Whilst the car might be similar to its previous iteration, the old shell was dumped at the end of the 2014 season and a new shell was prepared for competition. It was also the perfect opportunity to overhaul any weak points in the setup. From the ground up, the car was rebuilt with consideration to not only its intended use, but also for its intended driver.
The Low Brain cars over the years have always been a sort of mercenary drift fleet. It started with Kawabata, then Fink, Deane, Chapman, Ffrench and back behind the wheel again for 2015 is everyone’s favourite Aussie.
You’ll read a lot of sh*t about Luke Fink online, but the simple fact of the matter is that he believes what he says and can back it up on the track. His belief is that drifting should simply be badass. Big speed, big angle and banging other people’s doors. He’s all about maintaining the spectacle of a sport that is slowly being sterilised. He certainly ruffles a few feathers, although often in jest, but his ultra-aggressive driving style suits the battle scarred S-chassis to a tee.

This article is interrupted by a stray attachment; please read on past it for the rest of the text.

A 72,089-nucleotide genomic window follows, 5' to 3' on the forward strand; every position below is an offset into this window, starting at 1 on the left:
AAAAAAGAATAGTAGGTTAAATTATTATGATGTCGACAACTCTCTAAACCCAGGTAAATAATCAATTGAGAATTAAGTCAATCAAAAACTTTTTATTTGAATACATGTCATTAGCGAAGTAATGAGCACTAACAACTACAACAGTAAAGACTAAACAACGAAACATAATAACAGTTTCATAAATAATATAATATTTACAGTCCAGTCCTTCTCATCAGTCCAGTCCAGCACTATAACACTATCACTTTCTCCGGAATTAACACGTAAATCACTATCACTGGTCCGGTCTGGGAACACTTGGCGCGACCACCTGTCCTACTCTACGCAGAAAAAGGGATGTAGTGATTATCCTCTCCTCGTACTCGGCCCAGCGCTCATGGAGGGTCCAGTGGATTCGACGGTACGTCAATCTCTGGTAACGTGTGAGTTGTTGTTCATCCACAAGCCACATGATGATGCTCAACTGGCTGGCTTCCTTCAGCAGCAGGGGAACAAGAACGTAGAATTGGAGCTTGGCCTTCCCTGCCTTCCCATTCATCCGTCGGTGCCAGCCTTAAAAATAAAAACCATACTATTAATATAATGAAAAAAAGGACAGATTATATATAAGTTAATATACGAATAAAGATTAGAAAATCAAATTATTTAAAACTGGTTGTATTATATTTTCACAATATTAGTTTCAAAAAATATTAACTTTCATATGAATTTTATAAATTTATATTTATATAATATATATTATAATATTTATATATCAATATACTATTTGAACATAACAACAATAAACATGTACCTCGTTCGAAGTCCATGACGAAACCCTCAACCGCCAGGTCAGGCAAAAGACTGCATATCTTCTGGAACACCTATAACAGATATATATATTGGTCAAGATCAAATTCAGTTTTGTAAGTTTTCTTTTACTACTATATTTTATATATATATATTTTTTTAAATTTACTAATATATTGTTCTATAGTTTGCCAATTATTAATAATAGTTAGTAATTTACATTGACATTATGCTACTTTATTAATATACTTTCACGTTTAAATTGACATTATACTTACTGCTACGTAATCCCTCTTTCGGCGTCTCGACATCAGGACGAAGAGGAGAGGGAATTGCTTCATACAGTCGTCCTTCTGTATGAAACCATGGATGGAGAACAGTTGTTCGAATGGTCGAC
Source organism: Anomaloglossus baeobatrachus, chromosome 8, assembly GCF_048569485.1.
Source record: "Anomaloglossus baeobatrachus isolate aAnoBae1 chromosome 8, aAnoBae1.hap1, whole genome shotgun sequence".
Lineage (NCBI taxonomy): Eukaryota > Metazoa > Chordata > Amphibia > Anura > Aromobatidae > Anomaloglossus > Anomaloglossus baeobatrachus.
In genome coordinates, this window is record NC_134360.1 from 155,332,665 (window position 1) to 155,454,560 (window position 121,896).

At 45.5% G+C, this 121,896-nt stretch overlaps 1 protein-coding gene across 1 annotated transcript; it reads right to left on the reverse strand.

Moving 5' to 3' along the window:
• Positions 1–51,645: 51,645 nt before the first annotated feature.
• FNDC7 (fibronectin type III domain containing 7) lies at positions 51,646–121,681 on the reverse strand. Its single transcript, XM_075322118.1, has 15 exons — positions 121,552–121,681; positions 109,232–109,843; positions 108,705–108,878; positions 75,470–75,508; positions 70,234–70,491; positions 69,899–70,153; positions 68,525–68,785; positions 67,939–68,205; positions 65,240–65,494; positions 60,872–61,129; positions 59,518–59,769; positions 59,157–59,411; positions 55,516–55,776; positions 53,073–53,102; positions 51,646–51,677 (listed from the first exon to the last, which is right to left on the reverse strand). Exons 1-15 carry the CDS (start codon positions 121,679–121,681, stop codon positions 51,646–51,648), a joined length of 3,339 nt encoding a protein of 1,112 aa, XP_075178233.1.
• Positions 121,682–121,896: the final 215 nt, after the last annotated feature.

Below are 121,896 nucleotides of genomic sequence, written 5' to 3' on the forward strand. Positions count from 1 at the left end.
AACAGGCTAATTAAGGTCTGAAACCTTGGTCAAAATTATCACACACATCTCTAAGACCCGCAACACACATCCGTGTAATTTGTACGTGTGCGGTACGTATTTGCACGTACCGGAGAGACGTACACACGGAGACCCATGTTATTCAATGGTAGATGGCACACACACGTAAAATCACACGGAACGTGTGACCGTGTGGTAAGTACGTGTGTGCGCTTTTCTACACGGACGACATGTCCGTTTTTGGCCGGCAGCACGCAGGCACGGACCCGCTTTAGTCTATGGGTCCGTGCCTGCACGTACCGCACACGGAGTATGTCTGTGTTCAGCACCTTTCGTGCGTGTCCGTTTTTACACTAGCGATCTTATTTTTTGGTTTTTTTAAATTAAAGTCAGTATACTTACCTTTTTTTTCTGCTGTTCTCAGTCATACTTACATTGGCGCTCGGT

I guess at this point we should probably start talking about the car then…Slightly Used
In a world full of wide-bodies, I can’t think of a better look that so subtly improves the PS13. The Spirit Rei ‘Odyvia’ conversion perfectly compliments the lines of the two-door Nissan, but it’s rare to see it applied to anything other than a show/street car, let alone one purposely and repeatedly trying to rub a wall or go door-to-door at 80mph with another car, sideways.